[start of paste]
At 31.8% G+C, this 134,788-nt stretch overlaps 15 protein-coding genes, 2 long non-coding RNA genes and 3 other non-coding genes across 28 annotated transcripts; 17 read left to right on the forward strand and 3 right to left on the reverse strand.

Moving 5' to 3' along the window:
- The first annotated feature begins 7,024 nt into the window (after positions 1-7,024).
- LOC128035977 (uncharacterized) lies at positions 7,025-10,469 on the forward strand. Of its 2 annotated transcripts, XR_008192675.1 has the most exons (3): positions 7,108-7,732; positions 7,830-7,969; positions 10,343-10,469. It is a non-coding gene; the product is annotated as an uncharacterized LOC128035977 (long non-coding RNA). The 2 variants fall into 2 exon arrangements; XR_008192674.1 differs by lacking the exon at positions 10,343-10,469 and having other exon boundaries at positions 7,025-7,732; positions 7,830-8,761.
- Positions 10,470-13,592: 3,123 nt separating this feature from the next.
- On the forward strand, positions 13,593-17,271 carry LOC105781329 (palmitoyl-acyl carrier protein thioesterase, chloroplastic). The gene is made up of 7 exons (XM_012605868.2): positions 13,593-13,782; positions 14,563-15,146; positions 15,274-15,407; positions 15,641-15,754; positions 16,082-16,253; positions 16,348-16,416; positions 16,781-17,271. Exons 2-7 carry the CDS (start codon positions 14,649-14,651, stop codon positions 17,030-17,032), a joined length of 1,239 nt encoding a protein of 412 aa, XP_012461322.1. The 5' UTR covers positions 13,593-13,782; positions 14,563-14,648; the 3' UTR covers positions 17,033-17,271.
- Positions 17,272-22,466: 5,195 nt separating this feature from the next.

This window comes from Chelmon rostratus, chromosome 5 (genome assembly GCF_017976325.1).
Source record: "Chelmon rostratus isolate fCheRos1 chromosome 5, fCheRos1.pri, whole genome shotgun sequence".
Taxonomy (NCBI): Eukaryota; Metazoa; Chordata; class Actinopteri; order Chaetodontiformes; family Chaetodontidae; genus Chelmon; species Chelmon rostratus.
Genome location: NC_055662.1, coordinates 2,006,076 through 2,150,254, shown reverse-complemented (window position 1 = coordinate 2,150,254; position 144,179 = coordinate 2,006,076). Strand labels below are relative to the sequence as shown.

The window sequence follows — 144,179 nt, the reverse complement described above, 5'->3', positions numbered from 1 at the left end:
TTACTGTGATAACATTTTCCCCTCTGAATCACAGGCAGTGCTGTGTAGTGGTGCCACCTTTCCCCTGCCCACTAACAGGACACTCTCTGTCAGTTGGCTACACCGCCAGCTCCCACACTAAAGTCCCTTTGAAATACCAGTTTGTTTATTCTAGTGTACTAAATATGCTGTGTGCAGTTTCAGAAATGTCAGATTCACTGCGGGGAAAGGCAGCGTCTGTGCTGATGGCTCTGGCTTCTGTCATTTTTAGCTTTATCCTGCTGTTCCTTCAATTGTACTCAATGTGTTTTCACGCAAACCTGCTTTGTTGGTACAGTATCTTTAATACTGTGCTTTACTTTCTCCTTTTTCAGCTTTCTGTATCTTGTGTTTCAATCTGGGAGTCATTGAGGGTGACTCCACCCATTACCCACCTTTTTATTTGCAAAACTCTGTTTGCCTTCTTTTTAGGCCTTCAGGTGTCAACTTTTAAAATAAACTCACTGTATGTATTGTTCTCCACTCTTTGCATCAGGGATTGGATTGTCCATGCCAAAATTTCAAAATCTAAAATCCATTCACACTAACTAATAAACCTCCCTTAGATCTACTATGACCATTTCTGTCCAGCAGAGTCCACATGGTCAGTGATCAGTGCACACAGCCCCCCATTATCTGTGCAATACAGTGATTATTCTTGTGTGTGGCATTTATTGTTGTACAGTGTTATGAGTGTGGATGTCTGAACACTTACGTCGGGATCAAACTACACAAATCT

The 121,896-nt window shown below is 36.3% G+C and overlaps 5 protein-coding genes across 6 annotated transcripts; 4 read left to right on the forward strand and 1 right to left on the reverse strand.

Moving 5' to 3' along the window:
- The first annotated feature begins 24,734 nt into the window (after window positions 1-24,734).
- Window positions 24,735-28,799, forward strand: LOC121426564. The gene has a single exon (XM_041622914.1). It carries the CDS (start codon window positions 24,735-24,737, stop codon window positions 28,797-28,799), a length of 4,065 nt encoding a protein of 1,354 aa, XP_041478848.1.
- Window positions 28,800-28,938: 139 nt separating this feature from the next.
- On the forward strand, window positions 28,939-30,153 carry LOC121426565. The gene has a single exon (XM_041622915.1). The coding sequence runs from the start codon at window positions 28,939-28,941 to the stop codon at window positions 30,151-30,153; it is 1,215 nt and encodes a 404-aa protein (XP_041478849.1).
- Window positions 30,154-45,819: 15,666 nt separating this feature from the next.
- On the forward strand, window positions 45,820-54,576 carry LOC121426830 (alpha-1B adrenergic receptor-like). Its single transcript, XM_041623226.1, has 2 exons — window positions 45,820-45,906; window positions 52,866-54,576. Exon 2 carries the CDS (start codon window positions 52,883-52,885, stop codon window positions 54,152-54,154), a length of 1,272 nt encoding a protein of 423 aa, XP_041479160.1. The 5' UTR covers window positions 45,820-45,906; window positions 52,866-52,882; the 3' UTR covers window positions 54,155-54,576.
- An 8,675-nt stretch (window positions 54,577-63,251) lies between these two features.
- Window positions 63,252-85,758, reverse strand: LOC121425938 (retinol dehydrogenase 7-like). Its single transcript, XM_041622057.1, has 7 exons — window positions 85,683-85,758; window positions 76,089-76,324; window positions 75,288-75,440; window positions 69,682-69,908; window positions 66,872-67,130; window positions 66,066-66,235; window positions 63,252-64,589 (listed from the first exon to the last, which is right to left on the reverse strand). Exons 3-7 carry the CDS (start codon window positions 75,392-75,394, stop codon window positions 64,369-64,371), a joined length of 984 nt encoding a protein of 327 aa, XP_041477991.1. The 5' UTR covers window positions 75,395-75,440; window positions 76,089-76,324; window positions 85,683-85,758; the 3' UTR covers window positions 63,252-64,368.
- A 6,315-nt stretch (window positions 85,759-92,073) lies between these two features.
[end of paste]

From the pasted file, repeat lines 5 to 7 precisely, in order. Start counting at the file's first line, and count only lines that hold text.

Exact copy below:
- Positions 10,470-13,592: 3,123 nt separating this feature from the next.
- On the forward strand, positions 13,593-17,271 carry LOC105781329 (palmitoyl-acyl carrier protein thioesterase, chloroplastic). The gene is made up of 7 exons (XM_012605868.2): positions 13,593-13,782; positions 14,563-15,146; positions 15,274-15,407; positions 15,641-15,754; positions 16,082-16,253; positions 16,348-16,416; positions 16,781-17,271. Exons 2-7 carry the CDS (start codon positions 14,649-14,651, stop codon positions 17,030-17,032), a joined length of 1,239 nt encoding a protein of 412 aa, XP_012461322.1. The 5' UTR covers positions 13,593-13,782; positions 14,563-14,648; the 3' UTR covers positions 17,033-17,271.
- Positions 17,272-22,466: 5,195 nt separating this feature from the next.